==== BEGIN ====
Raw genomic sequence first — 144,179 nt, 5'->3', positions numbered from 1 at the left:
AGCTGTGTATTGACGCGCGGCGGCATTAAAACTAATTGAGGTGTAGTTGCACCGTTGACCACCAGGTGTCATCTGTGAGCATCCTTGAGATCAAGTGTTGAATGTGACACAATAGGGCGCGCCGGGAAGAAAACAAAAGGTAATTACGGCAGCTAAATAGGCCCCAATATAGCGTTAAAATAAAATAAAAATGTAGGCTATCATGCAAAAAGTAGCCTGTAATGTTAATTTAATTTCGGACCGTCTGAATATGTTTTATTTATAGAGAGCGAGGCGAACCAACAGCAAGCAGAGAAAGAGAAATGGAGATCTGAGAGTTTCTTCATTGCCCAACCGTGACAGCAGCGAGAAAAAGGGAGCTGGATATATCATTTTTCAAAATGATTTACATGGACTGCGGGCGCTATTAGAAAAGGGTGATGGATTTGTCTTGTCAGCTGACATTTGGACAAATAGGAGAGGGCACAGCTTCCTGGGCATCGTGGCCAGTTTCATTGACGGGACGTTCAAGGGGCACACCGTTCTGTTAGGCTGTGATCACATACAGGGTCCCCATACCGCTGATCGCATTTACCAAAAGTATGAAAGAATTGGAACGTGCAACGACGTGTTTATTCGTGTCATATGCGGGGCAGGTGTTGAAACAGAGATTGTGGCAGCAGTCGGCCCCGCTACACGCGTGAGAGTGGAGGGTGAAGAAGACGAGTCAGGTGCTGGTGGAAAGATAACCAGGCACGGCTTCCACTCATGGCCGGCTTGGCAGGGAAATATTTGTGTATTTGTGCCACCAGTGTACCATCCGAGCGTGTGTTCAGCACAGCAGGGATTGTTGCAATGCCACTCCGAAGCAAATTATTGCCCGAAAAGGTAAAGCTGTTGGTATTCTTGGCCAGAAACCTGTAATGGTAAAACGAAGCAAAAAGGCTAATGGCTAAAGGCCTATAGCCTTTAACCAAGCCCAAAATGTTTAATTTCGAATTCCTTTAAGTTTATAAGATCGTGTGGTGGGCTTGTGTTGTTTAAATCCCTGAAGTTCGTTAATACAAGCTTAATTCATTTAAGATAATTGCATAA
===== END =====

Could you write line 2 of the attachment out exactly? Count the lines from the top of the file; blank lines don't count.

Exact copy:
AGCTGTGTATTGACGCGCGGCGGCATTAAAACTAATTGAGGTGTAGTTGCACCGTTGACCACCAGGTGTCATCTGTGAGCATCCTTGAGATCAAGTGTTGAATGTGACACAATAGGGCGCGCCGGGAAGAAAACAAAAGGTAATTACGGCAGCTAAATAGGCCCCAATATAGCGTTAAAATAAAATAAAAATGTAGGCTATCATGCAAAAAGTAGCCTGTAATGTTAATTTAATTTCGGACCGTCTGAATATGTTTTATTTATAGAGAGCGAGGCGAACCAACAGCAAGCAGAGAAAGAGAAATGGAGATCTGAGAGTTTCTTCATTGCCCAACCGTGACAGCAGCGAGAAAAAGGGAGCTGGATATATCATTTTTCAAAATGATTTACATGGACTGCGGGCGCTATTAGAAAAGGGTGATGGATTTGTCTTGTCAGCTGACATTTGGACAAATAGGAGAGGGCACAGCTTCCTGGGCATCGTGGCCAGTTTCATTGACGGGACGTTCAAGGGGCACACCGTTCTGTTAGGCTGTGATCACATACAGGGTCCCCATACCGCTGATCGCATTTACCAAAAGTATGAAAGAATTGGAACGTGCAACGACGTGTTTATTCGTGTCATATGCGGGGCAGGTGTTGAAACAGAGATTGTGGCAGCAGTCGGCCCCGCTACACGCGTGAGAGTGGAGGGTGAAGAAGACGAGTCAGGTGCTGGTGGAAAGATAACCAGGCACGGCTTCCACTCATGGCCGGCTTGGCAGGGAAATATTTGTGTATTTGTGCCACCAGTGTACCATCCGAGCGTGTGTTCAGCACAGCAGGGATTGTTGCAATGCCACTCCGAAGCAAATTATTGCCCGAAAAGGTAAAGCTGTTGGTATTCTTGGCCAGAAACCTGTAATGGTAAAACGAAGCAAAAAGGCTAATGGCTAAAGGCCTATAGCCTTTAACCAAGCCCAAAATGTTTAATTTCGAATTCCTTTAAGTTTATAAGATCGTGTGGTGGGCTTGTGTTGTTTAAATCCCTGAAGTTCGTTAATACAAGCTTAATTCATTTAAGATAATTGCATAA